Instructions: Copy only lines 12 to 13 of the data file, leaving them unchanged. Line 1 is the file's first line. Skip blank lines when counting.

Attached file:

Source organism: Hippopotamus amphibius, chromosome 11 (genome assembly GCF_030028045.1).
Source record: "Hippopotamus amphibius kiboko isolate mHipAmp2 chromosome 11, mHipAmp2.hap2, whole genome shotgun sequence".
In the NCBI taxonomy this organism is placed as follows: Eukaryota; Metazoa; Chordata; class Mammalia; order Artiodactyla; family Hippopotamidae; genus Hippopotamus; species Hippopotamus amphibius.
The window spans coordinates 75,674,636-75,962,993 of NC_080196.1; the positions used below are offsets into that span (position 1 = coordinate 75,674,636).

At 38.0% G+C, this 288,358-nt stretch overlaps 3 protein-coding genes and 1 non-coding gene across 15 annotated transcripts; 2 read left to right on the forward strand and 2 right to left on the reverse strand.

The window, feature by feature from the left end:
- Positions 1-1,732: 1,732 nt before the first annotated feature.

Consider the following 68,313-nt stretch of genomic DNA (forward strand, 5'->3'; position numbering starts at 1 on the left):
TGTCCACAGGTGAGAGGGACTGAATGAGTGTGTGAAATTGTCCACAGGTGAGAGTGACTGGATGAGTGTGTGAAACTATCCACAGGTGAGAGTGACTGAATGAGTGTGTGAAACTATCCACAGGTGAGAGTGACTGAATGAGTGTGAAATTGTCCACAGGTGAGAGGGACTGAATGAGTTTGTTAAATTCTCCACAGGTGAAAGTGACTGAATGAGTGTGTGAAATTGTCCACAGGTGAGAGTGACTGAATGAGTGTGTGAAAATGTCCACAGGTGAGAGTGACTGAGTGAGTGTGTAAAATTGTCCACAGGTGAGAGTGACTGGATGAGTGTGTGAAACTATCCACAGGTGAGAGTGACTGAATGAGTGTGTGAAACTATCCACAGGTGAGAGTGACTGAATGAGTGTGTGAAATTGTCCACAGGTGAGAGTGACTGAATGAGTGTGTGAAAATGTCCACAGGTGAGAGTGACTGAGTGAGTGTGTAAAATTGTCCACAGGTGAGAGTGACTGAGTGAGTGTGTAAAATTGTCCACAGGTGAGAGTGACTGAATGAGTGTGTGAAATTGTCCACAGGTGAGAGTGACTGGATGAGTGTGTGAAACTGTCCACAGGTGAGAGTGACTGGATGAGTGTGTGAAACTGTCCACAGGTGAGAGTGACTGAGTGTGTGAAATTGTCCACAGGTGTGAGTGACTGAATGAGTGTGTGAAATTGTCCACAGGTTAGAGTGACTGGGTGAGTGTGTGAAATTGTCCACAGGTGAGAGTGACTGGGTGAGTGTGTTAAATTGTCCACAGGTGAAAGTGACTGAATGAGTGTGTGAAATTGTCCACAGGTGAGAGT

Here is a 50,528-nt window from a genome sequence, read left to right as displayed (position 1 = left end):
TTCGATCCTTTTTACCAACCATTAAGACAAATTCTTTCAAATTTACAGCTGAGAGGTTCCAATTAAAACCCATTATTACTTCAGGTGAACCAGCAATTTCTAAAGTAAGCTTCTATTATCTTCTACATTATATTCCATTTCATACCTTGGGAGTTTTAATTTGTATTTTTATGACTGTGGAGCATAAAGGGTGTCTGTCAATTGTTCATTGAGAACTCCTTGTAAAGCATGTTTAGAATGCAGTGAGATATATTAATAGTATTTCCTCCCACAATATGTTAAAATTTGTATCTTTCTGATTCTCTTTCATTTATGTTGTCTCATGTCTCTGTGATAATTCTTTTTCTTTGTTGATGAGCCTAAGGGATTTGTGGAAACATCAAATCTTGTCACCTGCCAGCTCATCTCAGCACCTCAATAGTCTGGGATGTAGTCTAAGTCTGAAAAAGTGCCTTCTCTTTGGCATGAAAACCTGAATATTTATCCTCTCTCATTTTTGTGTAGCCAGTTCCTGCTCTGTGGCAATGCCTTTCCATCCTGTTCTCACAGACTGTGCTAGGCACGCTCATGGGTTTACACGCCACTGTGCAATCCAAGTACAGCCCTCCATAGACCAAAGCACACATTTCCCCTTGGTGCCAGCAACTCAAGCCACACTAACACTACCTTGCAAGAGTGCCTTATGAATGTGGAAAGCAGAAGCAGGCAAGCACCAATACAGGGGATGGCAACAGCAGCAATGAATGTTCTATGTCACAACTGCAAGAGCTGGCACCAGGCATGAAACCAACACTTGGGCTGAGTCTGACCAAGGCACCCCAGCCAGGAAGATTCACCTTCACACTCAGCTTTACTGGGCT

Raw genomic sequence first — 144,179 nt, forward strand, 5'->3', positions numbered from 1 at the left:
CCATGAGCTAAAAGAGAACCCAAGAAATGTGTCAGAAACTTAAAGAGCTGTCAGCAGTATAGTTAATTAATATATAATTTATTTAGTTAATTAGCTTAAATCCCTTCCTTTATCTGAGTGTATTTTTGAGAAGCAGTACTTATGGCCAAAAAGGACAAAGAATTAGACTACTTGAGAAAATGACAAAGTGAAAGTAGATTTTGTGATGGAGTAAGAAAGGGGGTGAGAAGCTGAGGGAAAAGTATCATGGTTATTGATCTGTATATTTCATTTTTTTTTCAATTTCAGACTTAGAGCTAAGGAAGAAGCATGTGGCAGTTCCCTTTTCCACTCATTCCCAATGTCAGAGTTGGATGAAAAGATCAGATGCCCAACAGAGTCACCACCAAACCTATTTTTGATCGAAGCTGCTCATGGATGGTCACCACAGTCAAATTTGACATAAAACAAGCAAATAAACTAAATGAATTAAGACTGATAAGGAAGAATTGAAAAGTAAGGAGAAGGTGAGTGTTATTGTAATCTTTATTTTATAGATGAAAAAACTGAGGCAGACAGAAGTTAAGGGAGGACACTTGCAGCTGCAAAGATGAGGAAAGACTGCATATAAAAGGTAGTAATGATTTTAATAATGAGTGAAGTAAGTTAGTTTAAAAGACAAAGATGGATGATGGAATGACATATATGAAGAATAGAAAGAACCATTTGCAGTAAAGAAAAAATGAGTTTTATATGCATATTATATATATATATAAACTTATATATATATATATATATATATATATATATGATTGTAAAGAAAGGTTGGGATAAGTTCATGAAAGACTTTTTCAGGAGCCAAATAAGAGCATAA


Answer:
Raw genomic sequence first — 144,179 nt, forward strand, 5'->3', positions numbered from 1 at the left:
CCATGAGCTAAAAGAGAACCCAAGAAATGTGTCAGAAACTTAAAGAGCTGTCAGCAGTATAGTTAATTAATATATAATTTATTTAGTTAATTAGCTTAAATCCCTTCCTTTATCTGAGTGTATTTTTGAGAAGCAGTACTTATGGCCAAAAAGGACAAAGAATTAGACTACTTGAGAAAATGACAAAGTGAAAGTAGATTTTGTGATGGAGTAAGAAAGGGGGTGAGAAGCTGAGGGAAAAGTATCATGGTTATTGATCTGTATATTTCATTTTTTTTTCAATTTCAGACTTAGAGCTAAGGAAGAAGCATGTGGCAGTTCCCTTTTCCACTCATTCCCAATGTCAGAGTTGGATGAAAAGATCAGATGCCCAACAGAGTCACCACCAAACCTATTTTTGATCGAAGCTGCTCATGGATGGTCACCACAGTCAAATTTGACATAAAACAAGCAAATAAACTAAATGAATTAAGACTGATAAGGAAGAATTGAAAAGTAAGGAGAAGGTGAGTGTTATTGTAATCTTTATTTTATAGATGAAAAAACTGAGGCAGACAGAAGTTAAGGGAGGACACTTGCAGCTGCAAAGATGAGGAAAGACTGCATATAAAAGGTAGTAATGATTTTAATAATGAGTGAAGTAAGTTAGTTTAAAAGACAAAGATGGATGATGGAATGACATATATGAAGAATAGAAAGAACCATTTGCAGTAAAGAAAAAATGAGTTTTATATGCATATTATATATATATATAAACTTATATATATATATATATATATATATATATATGATTGTAAAGAAAGGTTGGGATAAGTTCATGAAAGACTTTTTCAGGAGCCAAATAAGAGCATAA